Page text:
The consensus is that the Cowboys must move on from Jason Garrett.
Garrett is a good coach, just not good enough. Sean Payton and the New Orleans Saints in Week 4, Bill Belichick in Week 12, Sean McDermott on Thanksgiving, and now Matt Nagy on Thursday night. All these coaches have one thing in common: they’ve beaten the Dallas Cowboys. Although losing to New England is understandable, it is not an excuse. All four of these losses have been within reach, and coaching decisions have decided the games’ outcome. Therefore, reflecting badly on the Cowboys, and the Jones family, as they expect to put a winner on the field every year.
Do you know who will be the next head coach of the Dallas Cowboys? The names are plentiful.
It’s unclear how Riley or Meyer would fit into that equation. Jerry may want someone who has been a head coach and someone he knows well. Saints coach Sean Payton was at the center of speculation until he signed an extension. It would be naive to at least not consider the possibility that Payton’s extension was motivated at least in part by not having constant chatter and Sunday Splash! reports regarding a jump from New Orleans to Dallas undermine Payton’s effort to win a second championship this year. Ultimately, the question is whether Jerry would try to pry Payton away from the Saints.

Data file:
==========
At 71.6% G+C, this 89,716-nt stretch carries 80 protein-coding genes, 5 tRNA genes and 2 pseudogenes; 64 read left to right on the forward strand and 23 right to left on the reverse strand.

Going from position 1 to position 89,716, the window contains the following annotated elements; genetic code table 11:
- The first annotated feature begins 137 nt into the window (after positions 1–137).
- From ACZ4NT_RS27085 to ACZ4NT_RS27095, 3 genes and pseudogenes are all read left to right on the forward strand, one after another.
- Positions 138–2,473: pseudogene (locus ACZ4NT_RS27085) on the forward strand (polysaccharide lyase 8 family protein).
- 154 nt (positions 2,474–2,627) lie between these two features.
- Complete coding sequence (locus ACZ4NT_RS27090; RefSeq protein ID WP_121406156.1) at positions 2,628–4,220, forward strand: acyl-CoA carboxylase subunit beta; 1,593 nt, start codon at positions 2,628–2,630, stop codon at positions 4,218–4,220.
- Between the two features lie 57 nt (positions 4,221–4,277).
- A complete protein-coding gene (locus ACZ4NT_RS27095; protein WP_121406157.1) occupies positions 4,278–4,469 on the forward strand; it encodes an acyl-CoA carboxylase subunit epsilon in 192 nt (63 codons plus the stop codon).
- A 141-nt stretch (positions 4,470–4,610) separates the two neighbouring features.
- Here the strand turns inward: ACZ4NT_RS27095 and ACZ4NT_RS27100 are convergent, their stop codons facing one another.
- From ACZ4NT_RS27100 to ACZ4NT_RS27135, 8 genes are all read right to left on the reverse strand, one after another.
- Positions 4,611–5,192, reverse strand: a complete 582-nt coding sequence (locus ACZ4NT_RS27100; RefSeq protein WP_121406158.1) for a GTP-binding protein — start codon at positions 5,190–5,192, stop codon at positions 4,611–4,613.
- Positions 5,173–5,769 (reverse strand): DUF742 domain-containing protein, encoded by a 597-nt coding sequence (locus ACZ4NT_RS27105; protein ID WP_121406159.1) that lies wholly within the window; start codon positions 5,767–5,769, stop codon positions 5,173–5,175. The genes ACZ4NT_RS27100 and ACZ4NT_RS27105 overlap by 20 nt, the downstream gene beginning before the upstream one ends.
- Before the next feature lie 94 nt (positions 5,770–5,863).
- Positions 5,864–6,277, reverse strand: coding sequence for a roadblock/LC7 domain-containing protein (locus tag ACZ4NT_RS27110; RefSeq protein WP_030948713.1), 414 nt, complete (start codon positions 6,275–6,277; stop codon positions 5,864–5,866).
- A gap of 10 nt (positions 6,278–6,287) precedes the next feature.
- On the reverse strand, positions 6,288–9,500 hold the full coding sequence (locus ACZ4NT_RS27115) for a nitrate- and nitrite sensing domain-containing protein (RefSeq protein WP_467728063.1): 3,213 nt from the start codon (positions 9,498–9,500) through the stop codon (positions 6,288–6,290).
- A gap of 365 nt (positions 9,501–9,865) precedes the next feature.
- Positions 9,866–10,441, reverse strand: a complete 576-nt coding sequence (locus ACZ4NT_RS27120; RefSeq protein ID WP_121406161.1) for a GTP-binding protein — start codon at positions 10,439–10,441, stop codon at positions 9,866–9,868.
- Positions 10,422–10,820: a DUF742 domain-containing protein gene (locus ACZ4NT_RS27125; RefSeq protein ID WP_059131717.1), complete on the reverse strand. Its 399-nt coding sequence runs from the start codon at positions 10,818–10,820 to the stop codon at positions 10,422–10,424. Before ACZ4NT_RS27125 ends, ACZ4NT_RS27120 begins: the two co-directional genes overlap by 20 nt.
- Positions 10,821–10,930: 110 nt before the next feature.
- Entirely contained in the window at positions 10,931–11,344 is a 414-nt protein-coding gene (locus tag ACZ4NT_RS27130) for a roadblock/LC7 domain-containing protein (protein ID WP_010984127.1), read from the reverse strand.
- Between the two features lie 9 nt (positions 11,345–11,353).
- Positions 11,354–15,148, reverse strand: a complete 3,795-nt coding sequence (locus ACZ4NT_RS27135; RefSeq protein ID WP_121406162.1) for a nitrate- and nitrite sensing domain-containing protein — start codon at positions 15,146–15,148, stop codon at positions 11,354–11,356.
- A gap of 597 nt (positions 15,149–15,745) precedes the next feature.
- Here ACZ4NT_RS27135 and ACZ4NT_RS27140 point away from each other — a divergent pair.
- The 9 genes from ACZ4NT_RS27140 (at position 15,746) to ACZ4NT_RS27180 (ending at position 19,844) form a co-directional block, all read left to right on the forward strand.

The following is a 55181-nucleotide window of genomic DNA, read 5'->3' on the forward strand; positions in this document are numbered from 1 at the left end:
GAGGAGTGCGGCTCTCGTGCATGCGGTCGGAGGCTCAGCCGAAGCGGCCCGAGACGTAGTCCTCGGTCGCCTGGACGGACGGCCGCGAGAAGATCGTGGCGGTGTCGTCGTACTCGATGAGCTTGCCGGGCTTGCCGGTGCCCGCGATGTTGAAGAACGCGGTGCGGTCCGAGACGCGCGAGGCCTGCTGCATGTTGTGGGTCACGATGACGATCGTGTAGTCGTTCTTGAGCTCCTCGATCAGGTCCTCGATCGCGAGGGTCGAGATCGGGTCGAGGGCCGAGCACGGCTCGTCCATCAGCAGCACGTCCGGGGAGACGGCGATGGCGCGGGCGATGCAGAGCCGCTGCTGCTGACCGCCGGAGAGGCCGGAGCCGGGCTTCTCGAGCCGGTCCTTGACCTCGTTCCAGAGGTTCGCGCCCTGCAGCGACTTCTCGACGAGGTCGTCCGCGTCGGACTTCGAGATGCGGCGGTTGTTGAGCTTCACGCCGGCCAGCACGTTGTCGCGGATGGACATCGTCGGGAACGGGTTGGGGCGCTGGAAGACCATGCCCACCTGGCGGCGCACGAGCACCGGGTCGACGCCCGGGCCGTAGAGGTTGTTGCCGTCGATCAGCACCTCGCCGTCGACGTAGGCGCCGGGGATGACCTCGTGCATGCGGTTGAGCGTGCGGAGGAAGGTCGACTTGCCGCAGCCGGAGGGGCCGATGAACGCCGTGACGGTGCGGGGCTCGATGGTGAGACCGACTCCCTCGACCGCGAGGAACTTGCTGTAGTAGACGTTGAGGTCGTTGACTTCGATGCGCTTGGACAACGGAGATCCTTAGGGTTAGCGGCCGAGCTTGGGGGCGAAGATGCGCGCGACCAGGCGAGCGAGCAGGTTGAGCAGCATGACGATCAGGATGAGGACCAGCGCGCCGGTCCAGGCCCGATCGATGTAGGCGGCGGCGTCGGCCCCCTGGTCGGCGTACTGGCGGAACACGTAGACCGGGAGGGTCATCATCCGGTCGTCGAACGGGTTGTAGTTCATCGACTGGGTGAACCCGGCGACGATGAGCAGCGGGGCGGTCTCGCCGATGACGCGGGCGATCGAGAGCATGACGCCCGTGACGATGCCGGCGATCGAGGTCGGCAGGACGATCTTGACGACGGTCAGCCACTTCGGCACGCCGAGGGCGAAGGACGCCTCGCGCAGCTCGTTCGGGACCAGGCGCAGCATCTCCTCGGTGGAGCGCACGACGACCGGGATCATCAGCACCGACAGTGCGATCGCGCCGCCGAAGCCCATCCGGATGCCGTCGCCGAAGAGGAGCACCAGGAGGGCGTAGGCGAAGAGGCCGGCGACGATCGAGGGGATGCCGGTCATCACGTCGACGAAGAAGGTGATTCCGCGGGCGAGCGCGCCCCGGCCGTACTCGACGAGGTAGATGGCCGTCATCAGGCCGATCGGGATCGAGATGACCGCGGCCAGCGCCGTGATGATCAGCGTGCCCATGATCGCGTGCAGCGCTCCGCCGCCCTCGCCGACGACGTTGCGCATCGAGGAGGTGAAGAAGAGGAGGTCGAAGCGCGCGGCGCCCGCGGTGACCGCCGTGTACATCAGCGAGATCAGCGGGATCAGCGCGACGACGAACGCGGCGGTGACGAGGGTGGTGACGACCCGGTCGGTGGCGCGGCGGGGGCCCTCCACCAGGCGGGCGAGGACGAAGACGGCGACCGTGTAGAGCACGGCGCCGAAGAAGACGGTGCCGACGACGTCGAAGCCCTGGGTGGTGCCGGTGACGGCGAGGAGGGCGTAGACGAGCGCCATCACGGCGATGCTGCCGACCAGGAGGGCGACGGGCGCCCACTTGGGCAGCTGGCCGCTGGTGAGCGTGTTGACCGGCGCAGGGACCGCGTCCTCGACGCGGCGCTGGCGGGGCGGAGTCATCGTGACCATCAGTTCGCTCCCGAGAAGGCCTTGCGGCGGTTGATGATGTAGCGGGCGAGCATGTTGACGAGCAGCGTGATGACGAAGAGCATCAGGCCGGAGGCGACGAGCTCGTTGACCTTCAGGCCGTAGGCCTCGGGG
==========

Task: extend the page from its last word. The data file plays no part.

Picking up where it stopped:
If Jerry can’t get Payton, would he look to other former Cowboys assistant coaches who are now thriving elsewhere, like Vikings coach Mike Zimmer, who is signed through 2020? Or how about former Cowboys assistant Dan Campbell, who doesn’t have non-interim head-coaching experience but who is regarded in some circles as a potential head-coaching hire in the coming cycle?
The Cowboys reportedly are interested in landing one of the top college coaches, but are they really the right answer?
If nothing else, both Urban Meyer and Lincoln Riley would bring innovation to the table. One of the biggest criticisms of Garrett and many of his regimes has been their lack of creativity both in terms of design and play-calling. These two college candidates to replace Garrett stand in stark contrast to that with how they’ve pushed the envelope on offense. While that may be true and would certainly help the Cowboys, it does remain to be seen if the styles of Meyer and Riley would succeed at the NFL level. That’s a gamble the Arizona Cardinals took in 2019 by hiring Kliff Kingsbury and, while Meyer and Riley are more accomplished, it’s still a gamble.
What new head coaching flavors are circulating around as a potential replacement of Jason Garrett.
Urban Meyer makes a lot of sense if the Dallas Cowboys are looking for more of an established head coach with a proven track record, albeit at the collegiate level. He has an impressive resume highlighted by his 187-32 record as a HC, a 12-3 record in bowl games, and he has won three national championships. That’s exactly the kind of winning pedigree Jerry and Stephen Jones want from their next head coach. Luckily there seems to be mutual interest between the two, but Meyer isn’t the only candidate the Cowboys have their eye on.
Why Urban Meyer coaching the Cowboys makes more sense than a return to college - Bill Bender, Sporting News, Sporting News